design process is extremely complex. It is not possible to bond
tungsten directly with the quartz glass. Most UV lamps use a special
molybdenum seal foil to provide a hermetic and thermally stable seal.
At the outer end of the foil is a high voltage Teflon wire which
provides the electrical connection. The lamp end cap which can be metal
or ceramic is cemented over the assembly. The end cap provides
mechanical support and mounting area.
principal limitation in the manufacture of UV curing lamps is the
transition of the lead in connector (lamp wire or end cap) to the
electrode. This is called the lamp seal. There are two types of
lamp seals used: pressed (sometimes called pinched) and vacuum
(sometimes called shrink or bonded seal).
sealed lamps are machine made; are economical to produce and have a
filling tip somewhere on the body of the lamp. The flat seal is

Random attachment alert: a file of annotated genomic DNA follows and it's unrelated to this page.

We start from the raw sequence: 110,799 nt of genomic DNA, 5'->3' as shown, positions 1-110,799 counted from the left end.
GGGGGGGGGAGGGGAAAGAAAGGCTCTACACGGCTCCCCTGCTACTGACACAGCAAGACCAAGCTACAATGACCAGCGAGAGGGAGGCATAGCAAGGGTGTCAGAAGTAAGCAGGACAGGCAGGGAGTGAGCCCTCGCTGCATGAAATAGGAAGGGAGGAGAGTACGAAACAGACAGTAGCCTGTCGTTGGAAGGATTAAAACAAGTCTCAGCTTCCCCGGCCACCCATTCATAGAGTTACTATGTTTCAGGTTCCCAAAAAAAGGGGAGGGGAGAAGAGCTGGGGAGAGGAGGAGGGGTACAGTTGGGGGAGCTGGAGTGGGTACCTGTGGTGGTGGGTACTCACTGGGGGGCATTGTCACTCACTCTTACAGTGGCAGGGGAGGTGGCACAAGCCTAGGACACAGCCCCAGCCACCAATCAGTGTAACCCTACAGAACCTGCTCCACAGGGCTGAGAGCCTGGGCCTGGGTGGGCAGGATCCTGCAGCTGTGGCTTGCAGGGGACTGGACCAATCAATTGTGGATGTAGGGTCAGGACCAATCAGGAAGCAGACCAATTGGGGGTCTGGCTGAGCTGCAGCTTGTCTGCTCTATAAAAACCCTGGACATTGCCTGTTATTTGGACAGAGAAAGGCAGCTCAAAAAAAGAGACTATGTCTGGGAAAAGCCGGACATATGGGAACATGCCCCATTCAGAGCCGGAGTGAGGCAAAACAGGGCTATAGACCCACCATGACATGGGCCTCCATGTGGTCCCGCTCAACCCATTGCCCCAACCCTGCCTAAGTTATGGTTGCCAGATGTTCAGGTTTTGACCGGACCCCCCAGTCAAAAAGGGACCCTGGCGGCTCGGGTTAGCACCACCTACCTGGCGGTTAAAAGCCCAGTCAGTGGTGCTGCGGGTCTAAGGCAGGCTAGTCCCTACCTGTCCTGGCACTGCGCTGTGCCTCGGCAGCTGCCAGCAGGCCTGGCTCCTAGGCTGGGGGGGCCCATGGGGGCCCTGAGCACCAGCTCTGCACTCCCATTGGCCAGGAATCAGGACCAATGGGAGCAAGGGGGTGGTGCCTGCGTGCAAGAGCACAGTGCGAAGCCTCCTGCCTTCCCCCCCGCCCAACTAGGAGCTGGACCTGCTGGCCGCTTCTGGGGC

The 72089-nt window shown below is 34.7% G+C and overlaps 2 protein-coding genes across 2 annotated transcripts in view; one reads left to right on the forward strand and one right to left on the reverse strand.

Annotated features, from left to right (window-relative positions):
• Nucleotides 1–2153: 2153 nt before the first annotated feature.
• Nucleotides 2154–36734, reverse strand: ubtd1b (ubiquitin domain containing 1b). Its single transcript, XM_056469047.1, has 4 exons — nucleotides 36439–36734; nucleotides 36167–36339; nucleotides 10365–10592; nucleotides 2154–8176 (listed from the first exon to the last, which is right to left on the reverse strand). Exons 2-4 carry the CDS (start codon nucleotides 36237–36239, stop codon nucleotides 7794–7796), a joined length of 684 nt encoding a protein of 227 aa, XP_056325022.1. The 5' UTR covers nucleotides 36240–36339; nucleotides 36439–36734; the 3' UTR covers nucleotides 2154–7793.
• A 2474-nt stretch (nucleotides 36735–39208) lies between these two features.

fragile and extremely easy to snap. Care must be used when
installing press sealed lamps. This technique is limited to short arc
length lamps where cost and lamp size are main issues.
lamps are hand made; extremely strong and normally do not require a
filling tip. Seal shape is round and can be made any length. In
general, the longer the seal the less chance of seal failure. These
are by far the best choice for UV curing lamps. Another advantage
of vacuum sealed lamps is they allow the lamp to be rotated in any
position for maintenance purposes. This extends lamp life especially in
long arc length lamps.
|Filling tips (the
little bump on the lamp body) pose another problem. They must be
always pointed up or to the side, never downward! Sometimes the tip
poses an installation problem as it tends to get snagged. See
illustration. Often times the fill tip is a weak spot on the lamp
and limits lamp positioning. Care must be taken not to strike the fill
tip as lamp will immediately fail.
||Lamp life depends on
many factors including number of starts, thermal operating conditions,
burning position, quartz diameter, power rating and proper handling.
Under normal conditions, the vast majority of lamps will provide at
least 1000 hours of useful life. Some equipment manufacturers utilize